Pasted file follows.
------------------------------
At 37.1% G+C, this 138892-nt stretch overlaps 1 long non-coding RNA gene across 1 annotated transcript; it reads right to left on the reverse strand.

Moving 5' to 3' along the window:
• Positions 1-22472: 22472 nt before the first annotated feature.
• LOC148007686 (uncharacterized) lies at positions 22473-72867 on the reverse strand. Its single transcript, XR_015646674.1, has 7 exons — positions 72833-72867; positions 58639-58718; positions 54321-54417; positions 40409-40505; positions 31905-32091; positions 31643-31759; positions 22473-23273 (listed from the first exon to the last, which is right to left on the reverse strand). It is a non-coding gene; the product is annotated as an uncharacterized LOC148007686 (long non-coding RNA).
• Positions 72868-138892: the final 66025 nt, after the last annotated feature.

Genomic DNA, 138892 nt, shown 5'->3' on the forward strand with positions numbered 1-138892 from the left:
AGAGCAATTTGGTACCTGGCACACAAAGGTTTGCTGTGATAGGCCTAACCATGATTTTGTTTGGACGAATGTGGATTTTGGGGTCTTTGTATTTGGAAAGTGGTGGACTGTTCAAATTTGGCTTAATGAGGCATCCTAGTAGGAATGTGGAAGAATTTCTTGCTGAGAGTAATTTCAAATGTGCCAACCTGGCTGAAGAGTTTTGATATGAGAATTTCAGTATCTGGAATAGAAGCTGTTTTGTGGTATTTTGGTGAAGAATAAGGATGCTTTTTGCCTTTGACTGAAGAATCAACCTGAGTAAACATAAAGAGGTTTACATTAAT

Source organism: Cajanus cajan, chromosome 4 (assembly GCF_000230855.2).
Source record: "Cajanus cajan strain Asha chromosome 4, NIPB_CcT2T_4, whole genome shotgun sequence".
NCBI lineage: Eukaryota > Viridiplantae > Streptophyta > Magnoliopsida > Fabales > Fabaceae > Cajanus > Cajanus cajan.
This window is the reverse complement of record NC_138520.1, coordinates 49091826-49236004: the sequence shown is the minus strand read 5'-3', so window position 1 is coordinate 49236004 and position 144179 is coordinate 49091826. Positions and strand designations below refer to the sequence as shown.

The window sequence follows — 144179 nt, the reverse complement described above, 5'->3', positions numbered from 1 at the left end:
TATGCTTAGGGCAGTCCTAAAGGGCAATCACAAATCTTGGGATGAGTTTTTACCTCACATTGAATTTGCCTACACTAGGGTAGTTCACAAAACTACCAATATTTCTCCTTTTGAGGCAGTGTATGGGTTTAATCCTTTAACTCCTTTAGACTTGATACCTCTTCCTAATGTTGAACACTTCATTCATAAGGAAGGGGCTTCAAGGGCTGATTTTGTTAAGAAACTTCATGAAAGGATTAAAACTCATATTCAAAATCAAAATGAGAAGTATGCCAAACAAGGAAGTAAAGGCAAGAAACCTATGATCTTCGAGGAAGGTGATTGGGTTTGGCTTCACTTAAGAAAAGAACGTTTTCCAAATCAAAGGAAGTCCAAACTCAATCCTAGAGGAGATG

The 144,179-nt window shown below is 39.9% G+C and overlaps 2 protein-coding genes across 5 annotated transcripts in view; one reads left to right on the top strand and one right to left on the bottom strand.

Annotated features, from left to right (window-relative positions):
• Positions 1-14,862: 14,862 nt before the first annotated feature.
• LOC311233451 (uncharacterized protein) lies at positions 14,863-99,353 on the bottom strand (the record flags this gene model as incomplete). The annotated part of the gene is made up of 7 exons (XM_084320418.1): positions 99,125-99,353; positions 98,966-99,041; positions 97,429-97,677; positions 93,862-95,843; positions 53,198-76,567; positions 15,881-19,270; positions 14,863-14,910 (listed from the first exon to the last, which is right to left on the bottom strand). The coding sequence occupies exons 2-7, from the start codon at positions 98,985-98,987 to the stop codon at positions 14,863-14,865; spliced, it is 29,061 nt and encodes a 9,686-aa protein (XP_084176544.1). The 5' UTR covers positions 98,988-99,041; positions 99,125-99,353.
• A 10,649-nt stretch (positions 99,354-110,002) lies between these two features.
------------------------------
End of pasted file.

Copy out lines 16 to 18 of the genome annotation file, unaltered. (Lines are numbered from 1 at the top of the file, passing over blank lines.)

• Positions 1-14,862: 14,862 nt before the first annotated feature.
• LOC311233451 (uncharacterized protein) lies at positions 14,863-99,353 on the bottom strand (the record flags this gene model as incomplete). The annotated part of the gene is made up of 7 exons (XM_084320418.1): positions 99,125-99,353; positions 98,966-99,041; positions 97,429-97,677; positions 93,862-95,843; positions 53,198-76,567; positions 15,881-19,270; positions 14,863-14,910 (listed from the first exon to the last, which is right to left on the bottom strand). The coding sequence occupies exons 2-7, from the start codon at positions 98,985-98,987 to the stop codon at positions 14,863-14,865; spliced, it is 29,061 nt and encodes a 9,686-aa protein (XP_084176544.1). The 5' UTR covers positions 98,988-99,041; positions 99,125-99,353.
• A 10,649-nt stretch (positions 99,354-110,002) lies between these two features.